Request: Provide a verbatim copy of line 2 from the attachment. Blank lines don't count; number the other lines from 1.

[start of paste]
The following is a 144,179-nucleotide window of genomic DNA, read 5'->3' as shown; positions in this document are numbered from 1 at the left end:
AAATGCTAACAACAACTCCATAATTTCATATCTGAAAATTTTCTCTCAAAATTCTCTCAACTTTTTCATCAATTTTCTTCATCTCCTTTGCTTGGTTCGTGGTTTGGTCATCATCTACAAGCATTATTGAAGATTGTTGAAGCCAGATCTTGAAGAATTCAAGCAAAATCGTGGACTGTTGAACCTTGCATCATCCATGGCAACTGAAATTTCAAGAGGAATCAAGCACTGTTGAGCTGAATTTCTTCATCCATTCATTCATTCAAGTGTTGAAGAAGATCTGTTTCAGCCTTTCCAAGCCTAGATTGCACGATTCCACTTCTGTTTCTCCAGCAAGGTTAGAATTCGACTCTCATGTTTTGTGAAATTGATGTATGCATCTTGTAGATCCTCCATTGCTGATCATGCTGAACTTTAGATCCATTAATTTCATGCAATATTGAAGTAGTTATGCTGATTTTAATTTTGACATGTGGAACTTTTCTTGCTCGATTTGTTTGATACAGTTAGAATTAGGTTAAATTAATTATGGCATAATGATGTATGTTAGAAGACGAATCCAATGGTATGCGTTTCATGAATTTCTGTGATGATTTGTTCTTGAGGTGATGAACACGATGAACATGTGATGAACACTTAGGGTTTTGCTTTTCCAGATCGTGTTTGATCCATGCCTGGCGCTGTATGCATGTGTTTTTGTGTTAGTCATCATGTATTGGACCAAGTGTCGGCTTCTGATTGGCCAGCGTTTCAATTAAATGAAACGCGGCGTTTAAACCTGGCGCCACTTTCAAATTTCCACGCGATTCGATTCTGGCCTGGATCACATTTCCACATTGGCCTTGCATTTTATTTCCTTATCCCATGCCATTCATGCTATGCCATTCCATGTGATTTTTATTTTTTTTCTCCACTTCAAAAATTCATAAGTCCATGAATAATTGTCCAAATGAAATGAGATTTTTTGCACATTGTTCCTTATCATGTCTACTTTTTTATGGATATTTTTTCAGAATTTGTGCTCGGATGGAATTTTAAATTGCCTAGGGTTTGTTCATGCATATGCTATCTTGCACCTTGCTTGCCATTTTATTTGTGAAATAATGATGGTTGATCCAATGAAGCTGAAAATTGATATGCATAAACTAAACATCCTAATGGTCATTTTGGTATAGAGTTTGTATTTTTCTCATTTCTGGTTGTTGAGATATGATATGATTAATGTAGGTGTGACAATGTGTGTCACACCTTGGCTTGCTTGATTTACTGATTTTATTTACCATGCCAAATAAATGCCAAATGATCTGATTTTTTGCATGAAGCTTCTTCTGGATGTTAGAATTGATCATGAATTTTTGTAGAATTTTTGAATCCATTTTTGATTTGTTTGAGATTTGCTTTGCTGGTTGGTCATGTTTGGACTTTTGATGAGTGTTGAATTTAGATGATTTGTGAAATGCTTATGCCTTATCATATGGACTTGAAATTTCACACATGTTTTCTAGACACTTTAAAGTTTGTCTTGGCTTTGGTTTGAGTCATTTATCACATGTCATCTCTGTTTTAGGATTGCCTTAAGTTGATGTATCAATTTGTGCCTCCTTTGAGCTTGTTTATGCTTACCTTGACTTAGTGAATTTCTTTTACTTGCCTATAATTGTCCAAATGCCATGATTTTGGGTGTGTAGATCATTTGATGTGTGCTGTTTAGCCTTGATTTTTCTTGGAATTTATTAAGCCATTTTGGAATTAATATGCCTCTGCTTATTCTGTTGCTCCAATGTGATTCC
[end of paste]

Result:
AAATGCTAACAACAACTCCATAATTTCATATCTGAAAATTTTCTCTCAAAATTCTCTCAACTTTTTCATCAATTTTCTTCATCTCCTTTGCTTGGTTCGTGGTTTGGTCATCATCTACAAGCATTATTGAAGATTGTTGAAGCCAGATCTTGAAGAATTCAAGCAAAATCGTGGACTGTTGAACCTTGCATCATCCATGGCAACTGAAATTTCAAGAGGAATCAAGCACTGTTGAGCTGAATTTCTTCATCCATTCATTCATTCAAGTGTTGAAGAAGATCTGTTTCAGCCTTTCCAAGCCTAGATTGCACGATTCCACTTCTGTTTCTCCAGCAAGGTTAGAATTCGACTCTCATGTTTTGTGAAATTGATGTATGCATCTTGTAGATCCTCCATTGCTGATCATGCTGAACTTTAGATCCATTAATTTCATGCAATATTGAAGTAGTTATGCTGATTTTAATTTTGACATGTGGAACTTTTCTTGCTCGATTTGTTTGATACAGTTAGAATTAGGTTAAATTAATTATGGCATAATGATGTATGTTAGAAGACGAATCCAATGGTATGCGTTTCATGAATTTCTGTGATGATTTGTTCTTGAGGTGATGAACACGATGAACATGTGATGAACACTTAGGGTTTTGCTTTTCCAGATCGTGTTTGATCCATGCCTGGCGCTGTATGCATGTGTTTTTGTGTTAGTCATCATGTATTGGACCAAGTGTCGGCTTCTGATTGGCCAGCGTTTCAATTAAATGAAACGCGGCGTTTAAACCTGGCGCCACTTTCAAATTTCCACGCGATTCGATTCTGGCCTGGATCACATTTCCACATTGGCCTTGCATTTTATTTCCTTATCCCATGCCATTCATGCTATGCCATTCCATGTGATTTTTATTTTTTTTCTCCACTTCAAAAATTCATAAGTCCATGAATAATTGTCCAAATGAAATGAGATTTTTTGCACATTGTTCCTTATCATGTCTACTTTTTTATGGATATTTTTTCAGAATTTGTGCTCGGATGGAATTTTAAATTGCCTAGGGTTTGTTCATGCATATGCTATCTTGCACCTTGCTTGCCATTTTATTTGTGAAATAATGATGGTTGATCCAATGAAGCTGAAAATTGATATGCATAAACTAAACATCCTAATGGTCATTTTGGTATAGAGTTTGTATTTTTCTCATTTCTGGTTGTTGAGATATGATATGATTAATGTAGGTGTGACAATGTGTGTCACACCTTGGCTTGCTTGATTTACTGATTTTATTTACCATGCCAAATAAATGCCAAATGATCTGATTTTTTGCATGAAGCTTCTTCTGGATGTTAGAATTGATCATGAATTTTTGTAGAATTTTTGAATCCATTTTTGATTTGTTTGAGATTTGCTTTGCTGGTTGGTCATGTTTGGACTTTTGATGAGTGTTGAATTTAGATGATTTGTGAAATGCTTATGCCTTATCATATGGACTTGAAATTTCACACATGTTTTCTAGACACTTTAAAGTTTGTCTTGGCTTTGGTTTGAGTCATTTATCACATGTCATCTCTGTTTTAGGATTGCCTTAAGTTGATGTATCAATTTGTGCCTCCTTTGAGCTTGTTTATGCTTACCTTGACTTAGTGAATTTCTTTTACTTGCCTATAATTGTCCAAATGCCATGATTTTGGGTGTGTAGATCATTTGATGTGTGCTGTTTAGCCTTGATTTTTCTTGGAATTTATTAAGCCATTTTGGAATTAATATGCCTCTGCTTATTCTGTTGCTCCAATGTGATTCC